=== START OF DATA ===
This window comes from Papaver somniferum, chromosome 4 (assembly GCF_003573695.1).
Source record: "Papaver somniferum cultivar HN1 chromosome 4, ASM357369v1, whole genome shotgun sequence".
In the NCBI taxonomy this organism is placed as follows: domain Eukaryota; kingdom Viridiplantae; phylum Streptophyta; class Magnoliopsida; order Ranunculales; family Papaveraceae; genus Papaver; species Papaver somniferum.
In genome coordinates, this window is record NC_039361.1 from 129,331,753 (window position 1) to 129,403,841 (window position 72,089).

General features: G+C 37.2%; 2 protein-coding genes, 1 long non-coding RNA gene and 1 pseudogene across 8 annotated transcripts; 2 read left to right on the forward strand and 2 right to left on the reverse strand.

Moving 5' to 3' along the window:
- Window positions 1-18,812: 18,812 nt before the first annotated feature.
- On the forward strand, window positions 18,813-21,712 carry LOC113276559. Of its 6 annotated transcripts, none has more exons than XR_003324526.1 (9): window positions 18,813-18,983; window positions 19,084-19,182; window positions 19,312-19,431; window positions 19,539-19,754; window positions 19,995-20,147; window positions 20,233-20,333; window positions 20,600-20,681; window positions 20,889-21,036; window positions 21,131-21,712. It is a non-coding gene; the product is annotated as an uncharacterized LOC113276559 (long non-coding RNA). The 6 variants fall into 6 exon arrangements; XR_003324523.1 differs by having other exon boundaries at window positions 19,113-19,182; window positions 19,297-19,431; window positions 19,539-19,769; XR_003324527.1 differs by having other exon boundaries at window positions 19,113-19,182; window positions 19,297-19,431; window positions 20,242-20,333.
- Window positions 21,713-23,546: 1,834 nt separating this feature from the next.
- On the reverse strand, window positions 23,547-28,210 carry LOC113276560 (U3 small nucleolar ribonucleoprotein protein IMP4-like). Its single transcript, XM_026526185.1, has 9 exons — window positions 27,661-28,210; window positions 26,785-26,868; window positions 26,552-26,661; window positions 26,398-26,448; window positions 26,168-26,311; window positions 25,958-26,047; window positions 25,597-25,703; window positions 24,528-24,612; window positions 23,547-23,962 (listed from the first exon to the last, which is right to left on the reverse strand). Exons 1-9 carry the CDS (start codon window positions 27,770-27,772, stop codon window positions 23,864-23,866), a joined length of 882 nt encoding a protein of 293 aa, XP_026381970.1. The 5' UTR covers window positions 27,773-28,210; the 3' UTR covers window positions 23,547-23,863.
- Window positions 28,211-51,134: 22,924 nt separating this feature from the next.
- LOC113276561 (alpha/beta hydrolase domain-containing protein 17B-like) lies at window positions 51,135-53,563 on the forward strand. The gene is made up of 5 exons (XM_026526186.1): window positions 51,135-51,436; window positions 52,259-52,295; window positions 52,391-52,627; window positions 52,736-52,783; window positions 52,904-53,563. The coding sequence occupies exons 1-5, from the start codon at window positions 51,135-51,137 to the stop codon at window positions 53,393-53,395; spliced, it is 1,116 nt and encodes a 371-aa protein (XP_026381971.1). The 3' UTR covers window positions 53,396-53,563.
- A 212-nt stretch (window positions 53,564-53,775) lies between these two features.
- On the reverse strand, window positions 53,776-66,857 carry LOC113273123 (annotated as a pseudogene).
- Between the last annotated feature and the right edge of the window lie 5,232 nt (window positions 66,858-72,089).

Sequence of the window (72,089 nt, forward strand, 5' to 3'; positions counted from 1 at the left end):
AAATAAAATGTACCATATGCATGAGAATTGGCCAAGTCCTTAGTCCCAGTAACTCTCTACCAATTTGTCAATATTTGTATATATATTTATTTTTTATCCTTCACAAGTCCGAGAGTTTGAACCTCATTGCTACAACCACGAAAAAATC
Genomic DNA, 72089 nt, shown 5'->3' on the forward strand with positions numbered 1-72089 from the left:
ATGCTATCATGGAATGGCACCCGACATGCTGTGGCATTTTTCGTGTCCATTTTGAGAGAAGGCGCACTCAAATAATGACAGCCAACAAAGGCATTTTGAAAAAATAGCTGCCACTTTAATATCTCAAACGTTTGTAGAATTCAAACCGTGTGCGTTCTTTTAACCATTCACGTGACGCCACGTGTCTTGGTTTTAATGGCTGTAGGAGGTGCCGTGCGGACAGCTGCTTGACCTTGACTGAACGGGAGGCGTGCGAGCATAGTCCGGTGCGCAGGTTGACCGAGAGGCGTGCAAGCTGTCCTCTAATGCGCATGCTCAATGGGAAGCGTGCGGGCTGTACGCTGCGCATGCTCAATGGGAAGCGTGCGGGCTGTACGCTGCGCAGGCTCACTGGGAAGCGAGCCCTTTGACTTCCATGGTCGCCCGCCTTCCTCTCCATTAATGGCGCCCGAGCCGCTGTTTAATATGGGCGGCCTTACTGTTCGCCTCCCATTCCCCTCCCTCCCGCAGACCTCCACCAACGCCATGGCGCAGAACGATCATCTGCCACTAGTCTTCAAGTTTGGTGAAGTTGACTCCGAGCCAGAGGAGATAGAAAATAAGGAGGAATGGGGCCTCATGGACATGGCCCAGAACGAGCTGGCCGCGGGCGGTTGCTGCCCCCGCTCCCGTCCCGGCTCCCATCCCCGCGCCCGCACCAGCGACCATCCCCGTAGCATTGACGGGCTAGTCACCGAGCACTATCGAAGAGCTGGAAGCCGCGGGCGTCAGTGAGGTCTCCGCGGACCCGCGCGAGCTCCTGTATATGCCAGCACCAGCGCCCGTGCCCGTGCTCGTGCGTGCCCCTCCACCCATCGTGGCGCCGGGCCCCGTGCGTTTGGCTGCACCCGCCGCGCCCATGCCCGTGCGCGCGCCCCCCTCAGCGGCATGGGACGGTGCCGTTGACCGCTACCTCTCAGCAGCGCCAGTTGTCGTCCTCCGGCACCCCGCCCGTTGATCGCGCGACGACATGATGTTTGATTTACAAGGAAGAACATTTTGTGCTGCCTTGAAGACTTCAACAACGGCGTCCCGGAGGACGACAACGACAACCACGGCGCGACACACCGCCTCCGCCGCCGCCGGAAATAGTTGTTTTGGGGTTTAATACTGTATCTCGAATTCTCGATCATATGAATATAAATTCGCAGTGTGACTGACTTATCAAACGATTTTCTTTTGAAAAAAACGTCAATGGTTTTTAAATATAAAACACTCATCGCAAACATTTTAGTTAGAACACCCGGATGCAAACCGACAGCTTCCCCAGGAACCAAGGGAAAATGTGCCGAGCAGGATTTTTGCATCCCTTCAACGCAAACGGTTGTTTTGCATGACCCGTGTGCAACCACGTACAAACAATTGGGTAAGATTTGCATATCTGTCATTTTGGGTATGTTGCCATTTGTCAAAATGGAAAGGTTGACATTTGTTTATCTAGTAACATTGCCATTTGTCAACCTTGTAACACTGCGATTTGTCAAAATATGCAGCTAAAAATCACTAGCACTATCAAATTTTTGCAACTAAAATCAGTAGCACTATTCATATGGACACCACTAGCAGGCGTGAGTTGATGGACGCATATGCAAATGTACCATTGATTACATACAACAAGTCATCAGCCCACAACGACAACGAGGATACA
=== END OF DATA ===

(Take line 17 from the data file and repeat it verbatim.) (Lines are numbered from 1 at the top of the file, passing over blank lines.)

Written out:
AAATAAAATGTACCATATGCATGAGAATTGGCCAAGTCCTTAGTCCCAGTAACTCTCTACCAATTTGTCAATATTTGTATATATATTTATTTTTTATCCTTCACAAGTCCGAGAGTTTGAACCTCATTGCTACAACCACGAAAAAATC